| 18°C Belfast

Djokovic honoured to stand among greats Borg, Rafael Nadal and Pete Sampras


Smile of a champion: Novak Djokovic gets his hands on the US Open trophy after defeating Roger Federer in the final

Smile of a champion: Novak Djokovic gets his hands on the US Open trophy after defeating Roger Federer in the final


Smile of a champion: Novak Djokovic gets his hands on the US Open trophy after defeating Roger Federer in the final

US Open champion Novak Djokovic is honoured to be considered among the legends of the game and has warned his rivals that he has many years left in him yet.

Djokovic ousted World No.2 Roger Federer 6-4 5-7 6-4 6-4 to win his second title at Flushing Meadows and 10th Major overall, moving the Serb to within one of Bjorn Borg on the Open era's all-time list.

Above Borg sit both Rafael Nadal and Pete Sampras on 14 Grand Slam triumphs while Djokovic remains seven short of Federer's all-time best of 17.

The 28-year-old, however, claimed three of the four Grand Slams in 2015 and has now reached 16 of the last 21 Major finals.

The record is testament to Djokovic's consistency at the top of the men's game which, at his current rate, means there is a strong chance he could match or even surpass Federer's total.

"We've got to double digits now," Djokovic said.

"And I'm so obviously flattered and honoured to be a part of an elite group of players, legends of our sport to manage to win this many Grand Slam trophies in their lives and careers.

Daily Headlines & Evening Telegraph Newsletter

Receive today's headlines directly to your inbox every morning and evening, with our free daily newsletter.

This field is required

"So just to be mentioned alongside them is truly something special."

Djokovic is one of the greatest athletes the game has ever seen, taking meticulous care of his diet and physique, and it would be no surprise if his career extended well into his thirties.

"I'm 28. I have always valued the care for my body and my mind and had this holistic approach to life," Djokovic said.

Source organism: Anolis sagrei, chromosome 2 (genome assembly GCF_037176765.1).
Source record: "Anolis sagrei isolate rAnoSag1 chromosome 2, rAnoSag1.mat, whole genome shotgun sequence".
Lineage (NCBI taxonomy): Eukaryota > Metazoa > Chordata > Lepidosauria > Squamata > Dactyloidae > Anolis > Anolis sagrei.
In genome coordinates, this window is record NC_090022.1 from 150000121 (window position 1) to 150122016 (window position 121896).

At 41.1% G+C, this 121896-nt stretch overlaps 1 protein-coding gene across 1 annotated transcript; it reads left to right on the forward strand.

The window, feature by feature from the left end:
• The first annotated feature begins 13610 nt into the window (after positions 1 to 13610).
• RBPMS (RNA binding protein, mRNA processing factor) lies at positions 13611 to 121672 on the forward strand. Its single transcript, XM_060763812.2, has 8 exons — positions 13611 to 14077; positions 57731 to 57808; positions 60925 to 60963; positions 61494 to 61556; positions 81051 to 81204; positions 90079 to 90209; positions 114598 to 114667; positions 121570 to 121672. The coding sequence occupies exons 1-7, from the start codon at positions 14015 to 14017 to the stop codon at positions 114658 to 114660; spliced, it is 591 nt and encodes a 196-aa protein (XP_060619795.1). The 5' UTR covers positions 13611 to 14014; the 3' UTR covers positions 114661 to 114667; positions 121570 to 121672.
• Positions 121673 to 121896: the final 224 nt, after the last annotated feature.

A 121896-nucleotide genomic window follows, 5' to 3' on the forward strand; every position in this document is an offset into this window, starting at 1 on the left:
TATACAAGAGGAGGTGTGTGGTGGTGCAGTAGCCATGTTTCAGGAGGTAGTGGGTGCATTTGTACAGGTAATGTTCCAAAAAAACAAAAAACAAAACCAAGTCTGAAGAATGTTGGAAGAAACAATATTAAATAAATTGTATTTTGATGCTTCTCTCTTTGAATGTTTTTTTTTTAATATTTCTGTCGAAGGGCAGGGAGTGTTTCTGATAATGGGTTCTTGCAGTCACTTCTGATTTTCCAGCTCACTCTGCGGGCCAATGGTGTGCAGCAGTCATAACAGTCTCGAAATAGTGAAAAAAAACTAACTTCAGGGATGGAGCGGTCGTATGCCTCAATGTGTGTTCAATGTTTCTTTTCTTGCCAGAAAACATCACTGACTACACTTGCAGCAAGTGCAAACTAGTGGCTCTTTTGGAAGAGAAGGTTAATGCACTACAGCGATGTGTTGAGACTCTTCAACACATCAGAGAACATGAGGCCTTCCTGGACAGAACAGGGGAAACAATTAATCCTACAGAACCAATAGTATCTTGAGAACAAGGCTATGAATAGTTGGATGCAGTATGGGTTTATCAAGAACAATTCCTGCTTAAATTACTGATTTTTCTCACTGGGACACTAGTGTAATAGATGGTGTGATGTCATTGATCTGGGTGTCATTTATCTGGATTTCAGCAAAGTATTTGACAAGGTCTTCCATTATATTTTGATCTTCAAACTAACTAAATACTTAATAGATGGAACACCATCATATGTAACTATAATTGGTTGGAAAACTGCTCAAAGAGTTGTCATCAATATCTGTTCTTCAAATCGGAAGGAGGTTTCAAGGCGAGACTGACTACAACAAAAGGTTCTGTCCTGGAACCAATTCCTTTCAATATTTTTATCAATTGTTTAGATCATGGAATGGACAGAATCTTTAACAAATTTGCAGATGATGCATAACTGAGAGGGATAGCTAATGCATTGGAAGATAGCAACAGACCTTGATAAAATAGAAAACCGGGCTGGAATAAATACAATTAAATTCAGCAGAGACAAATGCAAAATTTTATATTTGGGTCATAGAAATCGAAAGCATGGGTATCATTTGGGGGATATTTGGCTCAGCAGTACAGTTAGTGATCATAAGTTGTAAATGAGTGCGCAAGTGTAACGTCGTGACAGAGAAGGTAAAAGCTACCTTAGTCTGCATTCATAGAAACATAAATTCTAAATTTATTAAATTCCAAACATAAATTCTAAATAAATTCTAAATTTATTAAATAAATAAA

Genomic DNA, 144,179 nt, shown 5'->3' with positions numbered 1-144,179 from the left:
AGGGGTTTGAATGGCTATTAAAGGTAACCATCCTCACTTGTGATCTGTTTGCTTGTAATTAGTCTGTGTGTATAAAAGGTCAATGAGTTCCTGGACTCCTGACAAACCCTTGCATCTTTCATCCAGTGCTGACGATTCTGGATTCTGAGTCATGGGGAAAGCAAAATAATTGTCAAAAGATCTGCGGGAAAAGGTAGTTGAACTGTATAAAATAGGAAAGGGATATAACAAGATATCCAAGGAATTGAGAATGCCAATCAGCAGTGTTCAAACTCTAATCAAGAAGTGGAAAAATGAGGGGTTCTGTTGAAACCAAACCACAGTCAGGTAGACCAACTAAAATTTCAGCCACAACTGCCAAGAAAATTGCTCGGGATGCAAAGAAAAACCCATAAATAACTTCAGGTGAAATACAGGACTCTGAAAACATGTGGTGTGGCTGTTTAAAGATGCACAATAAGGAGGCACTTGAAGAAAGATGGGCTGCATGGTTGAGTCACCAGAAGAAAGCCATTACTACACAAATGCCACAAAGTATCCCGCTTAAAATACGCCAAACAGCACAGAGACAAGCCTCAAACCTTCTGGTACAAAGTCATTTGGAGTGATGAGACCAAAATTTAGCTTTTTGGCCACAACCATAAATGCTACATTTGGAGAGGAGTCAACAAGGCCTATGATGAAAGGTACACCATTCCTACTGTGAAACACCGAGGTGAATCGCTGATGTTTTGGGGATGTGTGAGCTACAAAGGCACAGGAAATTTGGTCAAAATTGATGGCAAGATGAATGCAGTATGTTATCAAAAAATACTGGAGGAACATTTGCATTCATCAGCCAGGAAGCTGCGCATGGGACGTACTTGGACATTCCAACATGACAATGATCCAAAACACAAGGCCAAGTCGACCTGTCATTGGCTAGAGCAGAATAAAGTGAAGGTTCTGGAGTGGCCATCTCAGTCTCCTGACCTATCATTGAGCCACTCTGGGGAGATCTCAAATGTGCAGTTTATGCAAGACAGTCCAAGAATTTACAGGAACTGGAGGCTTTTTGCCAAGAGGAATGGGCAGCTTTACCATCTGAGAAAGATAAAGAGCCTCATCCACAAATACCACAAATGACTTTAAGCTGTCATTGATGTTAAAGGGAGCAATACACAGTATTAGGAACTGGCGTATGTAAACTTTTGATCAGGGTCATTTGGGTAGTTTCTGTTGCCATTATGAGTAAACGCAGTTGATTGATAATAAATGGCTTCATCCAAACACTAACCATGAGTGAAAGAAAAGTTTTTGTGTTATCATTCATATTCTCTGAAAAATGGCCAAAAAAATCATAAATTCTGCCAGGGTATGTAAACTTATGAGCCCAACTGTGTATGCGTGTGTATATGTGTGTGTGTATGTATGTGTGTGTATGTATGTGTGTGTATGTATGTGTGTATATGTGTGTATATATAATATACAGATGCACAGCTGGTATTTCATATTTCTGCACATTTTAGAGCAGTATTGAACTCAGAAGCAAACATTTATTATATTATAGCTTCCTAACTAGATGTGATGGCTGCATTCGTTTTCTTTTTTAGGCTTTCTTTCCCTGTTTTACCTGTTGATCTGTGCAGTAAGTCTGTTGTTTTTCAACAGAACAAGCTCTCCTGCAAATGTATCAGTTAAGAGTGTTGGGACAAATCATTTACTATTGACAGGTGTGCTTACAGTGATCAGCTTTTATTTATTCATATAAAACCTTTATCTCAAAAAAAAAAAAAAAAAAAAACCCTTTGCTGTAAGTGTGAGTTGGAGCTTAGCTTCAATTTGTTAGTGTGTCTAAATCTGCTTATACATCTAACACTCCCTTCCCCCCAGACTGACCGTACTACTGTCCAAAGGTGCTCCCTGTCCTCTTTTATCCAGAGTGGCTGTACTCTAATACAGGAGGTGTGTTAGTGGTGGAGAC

"I will continue on with the same kind of lifestyle, same kind of approach. I think that kind of approach brought me to where I am today.

"Hopefully this kind of approach will give me longevity and that I can have many more years to come and, as I said, many more opportunities to fight for these trophies.

"As long as there is this flare in me I will be coming back."

Djokovic's only Grand Slam defeat this year came in the French Open final to Stan Wawrinka, meaning he went one better than his famous 2011 season, when he also won the Australian Open, Wimbledon and US Open but lost in the semi-finals at Roland Garros.

He has been the stand-out player in the world again this year and believes his performances have been even better than four years ago.

"I think it's more difficult to repeat something like that than actually doing it for the first time," Djokovic said.

"I'm a different player, a different person today than I was in 2011. As a father and a husband, it's a completely different approach to tennis today.

"I feel more fulfilled. I feel more complete as a player today than I was in 2011 - physically stronger, mentally more experienced, and tougher.

"Being in the situation before helped me to understand particular obstacles and how I need to overcome them."

Djokovic was a worthy winner against Federer, who came into the final having not dropped a set since Wimbledon in July, but the 34-year-old could not overcome his opponent's relentless hitting and masterful defence.

The Swiss missed 19 break-point opportunities as Djokovic was more clinical in the important moments.

"To win against one of the biggest rivals, an all-time Grand Slam champion, somebody that always keeps fighting until the last point, keeps making you play an extra shot - all these things now are very special to me," Djokovic said.

"This is a night that I will remember for a very long time."

Top Videos